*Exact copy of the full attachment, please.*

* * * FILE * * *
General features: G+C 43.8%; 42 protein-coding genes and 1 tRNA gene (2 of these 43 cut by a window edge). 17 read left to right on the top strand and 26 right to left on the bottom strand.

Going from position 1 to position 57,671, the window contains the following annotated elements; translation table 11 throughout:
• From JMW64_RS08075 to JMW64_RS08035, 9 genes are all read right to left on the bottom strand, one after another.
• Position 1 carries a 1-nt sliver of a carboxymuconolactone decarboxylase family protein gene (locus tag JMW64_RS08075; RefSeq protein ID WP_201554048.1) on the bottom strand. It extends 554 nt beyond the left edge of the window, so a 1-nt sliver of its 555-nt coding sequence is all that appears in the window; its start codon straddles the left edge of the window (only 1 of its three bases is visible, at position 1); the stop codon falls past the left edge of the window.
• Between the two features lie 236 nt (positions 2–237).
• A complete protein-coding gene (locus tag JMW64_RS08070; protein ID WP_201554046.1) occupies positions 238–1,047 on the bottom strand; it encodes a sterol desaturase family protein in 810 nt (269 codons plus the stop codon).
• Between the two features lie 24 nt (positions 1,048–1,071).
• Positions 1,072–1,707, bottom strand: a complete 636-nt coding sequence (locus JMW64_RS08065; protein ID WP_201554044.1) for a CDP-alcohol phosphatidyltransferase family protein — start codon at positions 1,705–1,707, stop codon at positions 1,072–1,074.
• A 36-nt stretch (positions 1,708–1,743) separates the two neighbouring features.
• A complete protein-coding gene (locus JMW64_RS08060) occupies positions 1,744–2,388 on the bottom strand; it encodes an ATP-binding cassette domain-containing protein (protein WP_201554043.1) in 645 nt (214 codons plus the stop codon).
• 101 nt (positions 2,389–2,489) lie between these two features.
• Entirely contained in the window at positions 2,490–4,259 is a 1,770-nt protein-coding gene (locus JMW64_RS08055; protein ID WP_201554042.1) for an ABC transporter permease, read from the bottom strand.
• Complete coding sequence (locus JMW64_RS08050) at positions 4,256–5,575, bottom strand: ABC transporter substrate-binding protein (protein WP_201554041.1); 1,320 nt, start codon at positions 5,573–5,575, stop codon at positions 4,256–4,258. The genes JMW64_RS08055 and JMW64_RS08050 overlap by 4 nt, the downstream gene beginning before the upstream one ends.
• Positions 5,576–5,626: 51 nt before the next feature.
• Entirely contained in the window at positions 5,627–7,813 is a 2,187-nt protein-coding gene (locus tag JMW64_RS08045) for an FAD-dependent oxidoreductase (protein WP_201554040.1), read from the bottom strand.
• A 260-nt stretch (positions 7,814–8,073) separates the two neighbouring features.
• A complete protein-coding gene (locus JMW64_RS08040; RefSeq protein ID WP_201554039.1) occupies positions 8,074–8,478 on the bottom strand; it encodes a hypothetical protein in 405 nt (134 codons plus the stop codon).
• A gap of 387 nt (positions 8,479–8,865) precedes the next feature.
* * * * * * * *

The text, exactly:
General features: G+C 43.8%; 42 protein-coding genes and 1 tRNA gene (2 of these 43 cut by a window edge). 17 read left to right on the top strand and 26 right to left on the bottom strand.

Going from position 1 to position 57,671, the window contains the following annotated elements; translation table 11 throughout:
• From JMW64_RS08075 to JMW64_RS08035, 9 genes are all read right to left on the bottom strand, one after another.
• Position 1 carries a 1-nt sliver of a carboxymuconolactone decarboxylase family protein gene (locus tag JMW64_RS08075; RefSeq protein ID WP_201554048.1) on the bottom strand. It extends 554 nt beyond the left edge of the window, so a 1-nt sliver of its 555-nt coding sequence is all that appears in the window; its start codon straddles the left edge of the window (only 1 of its three bases is visible, at position 1); the stop codon falls past the left edge of the window.
• Between the two features lie 236 nt (positions 2–237).
• A complete protein-coding gene (locus tag JMW64_RS08070; protein ID WP_201554046.1) occupies positions 238–1,047 on the bottom strand; it encodes a sterol desaturase family protein in 810 nt (269 codons plus the stop codon).
• Between the two features lie 24 nt (positions 1,048–1,071).
• Positions 1,072–1,707, bottom strand: a complete 636-nt coding sequence (locus JMW64_RS08065; protein ID WP_201554044.1) for a CDP-alcohol phosphatidyltransferase family protein — start codon at positions 1,705–1,707, stop codon at positions 1,072–1,074.
• A 36-nt stretch (positions 1,708–1,743) separates the two neighbouring features.
• A complete protein-coding gene (locus JMW64_RS08060) occupies positions 1,744–2,388 on the bottom strand; it encodes an ATP-binding cassette domain-containing protein (protein WP_201554043.1) in 645 nt (214 codons plus the stop codon).
• 101 nt (positions 2,389–2,489) lie between these two features.
• Entirely contained in the window at positions 2,490–4,259 is a 1,770-nt protein-coding gene (locus JMW64_RS08055; protein ID WP_201554042.1) for an ABC transporter permease, read from the bottom strand.
• Complete coding sequence (locus JMW64_RS08050) at positions 4,256–5,575, bottom strand: ABC transporter substrate-binding protein (protein WP_201554041.1); 1,320 nt, start codon at positions 5,573–5,575, stop codon at positions 4,256–4,258. The genes JMW64_RS08055 and JMW64_RS08050 overlap by 4 nt, the downstream gene beginning before the upstream one ends.
• Positions 5,576–5,626: 51 nt before the next feature.
• Entirely contained in the window at positions 5,627–7,813 is a 2,187-nt protein-coding gene (locus tag JMW64_RS08045) for an FAD-dependent oxidoreductase (protein WP_201554040.1), read from the bottom strand.
• A 260-nt stretch (positions 7,814–8,073) separates the two neighbouring features.
• A complete protein-coding gene (locus JMW64_RS08040; RefSeq protein ID WP_201554039.1) occupies positions 8,074–8,478 on the bottom strand; it encodes a hypothetical protein in 405 nt (134 codons plus the stop codon).
• A gap of 387 nt (positions 8,479–8,865) precedes the next feature.